Royal Navy starts work on new, pointless frigates
First two: HMSs Wag The Dog and Self-Licking Icecream
Type 26 isn't the kind of ship the Navy needs to use: It's the kind of ship that BAE Systems needs to make
In fact, the only kind of ship that BAE Systems' UK yards and factories might be able to make and sell is a Type 26 or something very like it. And people might buy it: Blighty isn't the only country saddled with a hidebound naval hierarchy whose ideas on force structure are still largely formed by the fleets of World War II. Plus, lots of other countries simply have no access to things like Tomahawks and proper maritime aircraft.
So, fine - let British shipyards sell their overpriced, obsolete frigates to other navies if they can; and let the Royal Navy buy proper kit.
Whoa there! That's not how it goes. If BAE Systems wants to make something, it gets its development costs covered by the MoD: those are the rules. Indeed, everyone concerned admits that the Type 26 project is as much about keeping BAE's yards and design offices open as it is about getting some ships.
“Type 26 is a key component in sustaining a surface warship capability in UK industry," says BAE's surface-warship chief Alan Johnston.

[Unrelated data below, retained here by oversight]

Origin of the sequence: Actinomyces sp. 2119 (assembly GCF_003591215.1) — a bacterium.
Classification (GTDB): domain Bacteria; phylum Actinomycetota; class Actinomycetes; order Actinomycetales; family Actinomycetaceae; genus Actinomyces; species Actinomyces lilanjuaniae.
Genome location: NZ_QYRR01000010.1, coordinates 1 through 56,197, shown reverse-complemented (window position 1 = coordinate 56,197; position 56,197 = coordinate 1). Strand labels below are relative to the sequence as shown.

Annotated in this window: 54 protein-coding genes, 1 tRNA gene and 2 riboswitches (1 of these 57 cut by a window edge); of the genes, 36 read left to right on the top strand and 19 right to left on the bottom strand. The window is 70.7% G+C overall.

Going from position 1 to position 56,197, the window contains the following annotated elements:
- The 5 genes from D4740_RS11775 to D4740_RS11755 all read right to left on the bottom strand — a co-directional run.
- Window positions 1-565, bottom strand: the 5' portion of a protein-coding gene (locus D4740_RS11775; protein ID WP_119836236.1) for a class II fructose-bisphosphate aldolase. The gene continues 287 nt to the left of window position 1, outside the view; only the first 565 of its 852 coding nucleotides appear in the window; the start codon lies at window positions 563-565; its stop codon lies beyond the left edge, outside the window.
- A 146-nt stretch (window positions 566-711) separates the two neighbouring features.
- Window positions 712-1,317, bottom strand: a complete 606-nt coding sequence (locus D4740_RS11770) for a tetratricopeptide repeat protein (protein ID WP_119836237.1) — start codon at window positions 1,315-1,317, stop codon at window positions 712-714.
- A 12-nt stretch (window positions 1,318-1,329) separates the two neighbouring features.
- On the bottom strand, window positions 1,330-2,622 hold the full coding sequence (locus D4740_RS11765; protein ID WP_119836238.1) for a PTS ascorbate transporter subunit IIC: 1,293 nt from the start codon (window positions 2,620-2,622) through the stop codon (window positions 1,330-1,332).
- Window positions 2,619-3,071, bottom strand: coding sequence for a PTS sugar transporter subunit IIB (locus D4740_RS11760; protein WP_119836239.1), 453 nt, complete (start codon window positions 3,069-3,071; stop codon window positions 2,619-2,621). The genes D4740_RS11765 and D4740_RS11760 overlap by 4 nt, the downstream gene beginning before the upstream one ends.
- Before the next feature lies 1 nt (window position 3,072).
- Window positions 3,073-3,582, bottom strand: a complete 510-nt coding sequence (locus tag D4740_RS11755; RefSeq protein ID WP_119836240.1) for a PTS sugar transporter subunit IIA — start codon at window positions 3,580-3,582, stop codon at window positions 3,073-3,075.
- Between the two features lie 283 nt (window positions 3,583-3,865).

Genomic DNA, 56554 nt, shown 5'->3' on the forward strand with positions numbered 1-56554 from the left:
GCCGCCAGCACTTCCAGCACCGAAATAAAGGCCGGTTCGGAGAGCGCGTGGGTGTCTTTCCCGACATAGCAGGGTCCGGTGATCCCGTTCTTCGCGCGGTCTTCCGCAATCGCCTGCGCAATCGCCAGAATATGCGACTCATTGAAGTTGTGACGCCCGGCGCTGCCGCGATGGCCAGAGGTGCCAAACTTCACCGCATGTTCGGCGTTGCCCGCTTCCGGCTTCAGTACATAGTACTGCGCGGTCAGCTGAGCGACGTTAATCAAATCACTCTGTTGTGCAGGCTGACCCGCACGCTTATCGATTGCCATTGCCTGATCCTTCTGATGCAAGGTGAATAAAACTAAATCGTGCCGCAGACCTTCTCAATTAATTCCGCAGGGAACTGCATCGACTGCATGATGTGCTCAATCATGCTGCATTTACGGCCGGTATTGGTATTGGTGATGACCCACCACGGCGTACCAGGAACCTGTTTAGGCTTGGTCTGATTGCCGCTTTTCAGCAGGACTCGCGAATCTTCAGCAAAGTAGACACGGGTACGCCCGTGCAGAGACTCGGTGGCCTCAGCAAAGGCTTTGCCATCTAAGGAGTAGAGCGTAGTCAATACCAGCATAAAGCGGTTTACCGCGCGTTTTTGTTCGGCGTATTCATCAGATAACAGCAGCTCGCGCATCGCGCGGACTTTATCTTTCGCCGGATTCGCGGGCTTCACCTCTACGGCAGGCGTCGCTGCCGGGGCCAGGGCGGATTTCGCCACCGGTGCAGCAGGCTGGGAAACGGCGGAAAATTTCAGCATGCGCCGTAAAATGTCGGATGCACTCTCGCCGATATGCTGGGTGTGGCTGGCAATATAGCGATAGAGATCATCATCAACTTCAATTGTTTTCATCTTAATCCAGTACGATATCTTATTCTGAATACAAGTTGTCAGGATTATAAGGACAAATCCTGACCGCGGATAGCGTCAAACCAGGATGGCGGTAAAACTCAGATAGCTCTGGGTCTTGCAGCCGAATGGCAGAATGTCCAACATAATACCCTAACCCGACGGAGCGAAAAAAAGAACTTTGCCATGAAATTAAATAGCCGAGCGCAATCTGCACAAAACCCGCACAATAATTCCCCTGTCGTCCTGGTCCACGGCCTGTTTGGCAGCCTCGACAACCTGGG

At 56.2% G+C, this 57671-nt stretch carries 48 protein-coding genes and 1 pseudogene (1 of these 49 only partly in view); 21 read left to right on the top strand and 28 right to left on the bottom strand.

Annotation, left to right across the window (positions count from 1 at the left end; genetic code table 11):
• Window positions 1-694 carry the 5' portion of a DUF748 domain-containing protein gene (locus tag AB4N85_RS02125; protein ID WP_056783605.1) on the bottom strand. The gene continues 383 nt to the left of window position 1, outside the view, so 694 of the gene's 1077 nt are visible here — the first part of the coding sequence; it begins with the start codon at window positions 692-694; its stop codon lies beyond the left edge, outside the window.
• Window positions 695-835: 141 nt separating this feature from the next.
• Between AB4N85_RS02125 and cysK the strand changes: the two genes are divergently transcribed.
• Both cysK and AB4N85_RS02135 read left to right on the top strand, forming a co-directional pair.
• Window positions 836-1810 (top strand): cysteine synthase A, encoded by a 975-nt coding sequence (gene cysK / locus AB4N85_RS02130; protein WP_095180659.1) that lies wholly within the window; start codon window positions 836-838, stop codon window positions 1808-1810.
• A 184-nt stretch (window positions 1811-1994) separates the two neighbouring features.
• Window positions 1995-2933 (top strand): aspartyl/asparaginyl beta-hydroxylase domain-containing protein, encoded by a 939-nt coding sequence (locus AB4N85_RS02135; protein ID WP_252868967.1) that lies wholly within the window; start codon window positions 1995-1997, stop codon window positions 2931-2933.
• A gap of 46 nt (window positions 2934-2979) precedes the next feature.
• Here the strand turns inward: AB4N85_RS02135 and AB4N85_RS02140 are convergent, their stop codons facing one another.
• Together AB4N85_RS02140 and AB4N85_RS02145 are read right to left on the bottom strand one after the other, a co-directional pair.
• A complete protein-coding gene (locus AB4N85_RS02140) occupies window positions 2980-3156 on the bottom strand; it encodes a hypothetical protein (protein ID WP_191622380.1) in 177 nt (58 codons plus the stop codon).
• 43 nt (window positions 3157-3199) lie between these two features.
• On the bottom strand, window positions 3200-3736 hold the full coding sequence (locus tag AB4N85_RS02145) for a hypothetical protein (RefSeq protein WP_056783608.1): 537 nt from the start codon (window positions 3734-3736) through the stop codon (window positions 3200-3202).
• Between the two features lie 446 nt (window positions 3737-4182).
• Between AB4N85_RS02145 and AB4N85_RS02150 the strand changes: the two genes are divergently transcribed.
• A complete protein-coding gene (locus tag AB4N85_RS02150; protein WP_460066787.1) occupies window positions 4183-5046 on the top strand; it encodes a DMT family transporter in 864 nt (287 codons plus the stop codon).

"Programmes like the Type 26 ... also sustain the industry that supports them," adds Defence secretary Bob Ainsworth. "These commitments will protect the long-term future of the maritime industry ... The commitments the MOD has made will protect skills and employment, and preserve the industrial capability."
Or in other words we need to have some frigates so as to avoid closing our frigate yards, so that we will be able to have even more frigates in future. Tail wags dog: ice-cream licks itself.
Business as usual, then, in the UK military-industrial complex. ®
*The frigate's medium-frequency active sonar can only find a sub at ranges so close that the sub will already have torpedoed the ship before it is detected - it is basically useless. Some RN frigates now have longer-ranging low frequency active sonar, but it still makes more sense to mount such kit on copters which can move about much faster and can't be torpedoed.
Lewis Page served as a Royal Navy officer (non-aviator, non-Marine) for 11 years, but managed to stay out of frigates and destroyers almost the entire time. That wasn't going to last much longer, however, so he left rather than spend the next decade wasting his time and the taxpayers' money.